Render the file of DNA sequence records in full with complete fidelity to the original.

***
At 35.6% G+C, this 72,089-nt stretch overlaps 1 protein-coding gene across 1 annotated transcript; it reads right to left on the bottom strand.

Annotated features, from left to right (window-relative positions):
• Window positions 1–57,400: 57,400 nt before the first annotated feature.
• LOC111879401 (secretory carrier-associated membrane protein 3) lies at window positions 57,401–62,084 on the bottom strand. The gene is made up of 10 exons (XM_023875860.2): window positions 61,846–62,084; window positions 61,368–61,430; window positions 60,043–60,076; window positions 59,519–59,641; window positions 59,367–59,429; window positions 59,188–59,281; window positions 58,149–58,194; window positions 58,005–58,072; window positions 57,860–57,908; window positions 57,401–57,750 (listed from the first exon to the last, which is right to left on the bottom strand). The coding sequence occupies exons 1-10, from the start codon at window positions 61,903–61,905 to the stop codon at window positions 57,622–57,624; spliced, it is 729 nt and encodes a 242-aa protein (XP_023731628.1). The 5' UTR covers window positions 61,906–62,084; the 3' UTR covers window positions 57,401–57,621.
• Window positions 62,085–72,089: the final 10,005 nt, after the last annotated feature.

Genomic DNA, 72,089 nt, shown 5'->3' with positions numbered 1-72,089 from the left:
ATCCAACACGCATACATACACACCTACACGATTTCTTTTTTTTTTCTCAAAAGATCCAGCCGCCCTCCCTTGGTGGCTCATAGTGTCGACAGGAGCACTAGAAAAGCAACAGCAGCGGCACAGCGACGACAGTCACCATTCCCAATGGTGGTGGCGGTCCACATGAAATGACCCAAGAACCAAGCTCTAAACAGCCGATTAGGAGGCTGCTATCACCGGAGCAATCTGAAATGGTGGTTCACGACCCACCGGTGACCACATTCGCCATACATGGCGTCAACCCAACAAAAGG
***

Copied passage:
At 35.6% G+C, this 72,089-nt stretch overlaps 1 protein-coding gene across 1 annotated transcript; it reads right to left on the bottom strand.

Annotated features, from left to right (window-relative positions):
• Window positions 1–57,400: 57,400 nt before the first annotated feature.
• LOC111879401 (secretory carrier-associated membrane protein 3) lies at window positions 57,401–62,084 on the bottom strand. The gene is made up of 10 exons (XM_023875860.2): window positions 61,846–62,084; window positions 61,368–61,430; window positions 60,043–60,076; window positions 59,519–59,641; window positions 59,367–59,429; window positions 59,188–59,281; window positions 58,149–58,194; window positions 58,005–58,072; window positions 57,860–57,908; window positions 57,401–57,750 (listed from the first exon to the last, which is right to left on the bottom strand). The coding sequence occupies exons 1-10, from the start codon at window positions 61,903–61,905 to the stop codon at window positions 57,622–57,624; spliced, it is 729 nt and encodes a 242-aa protein (XP_023731628.1). The 5' UTR covers window positions 61,906–62,084; the 3' UTR covers window positions 57,401–57,621.
• Window positions 62,085–72,089: the final 10,005 nt, after the last annotated feature.

Genomic DNA, 72,089 nt, shown 5'->3' with positions numbered 1-72,089 from the left:
ATCCAACACGCATACATACACACCTACACGATTTCTTTTTTTTTTCTCAAAAGATCCAGCCGCCCTCCCTTGGTGGCTCATAGTGTCGACAGGAGCACTAGAAAAGCAACAGCAGCGGCACAGCGACGACAGTCACCATTCCCAATGGTGGTGGCGGTCCACATGAAATGACCCAAGAACCAAGCTCTAAACAGCCGATTAGGAGGCTGCTATCACCGGAGCAATCTGAAATGGTGGTTCACGACCCACCGGTGACCACATTCGCCATACATGGCGTCAACCCAACAAAAGG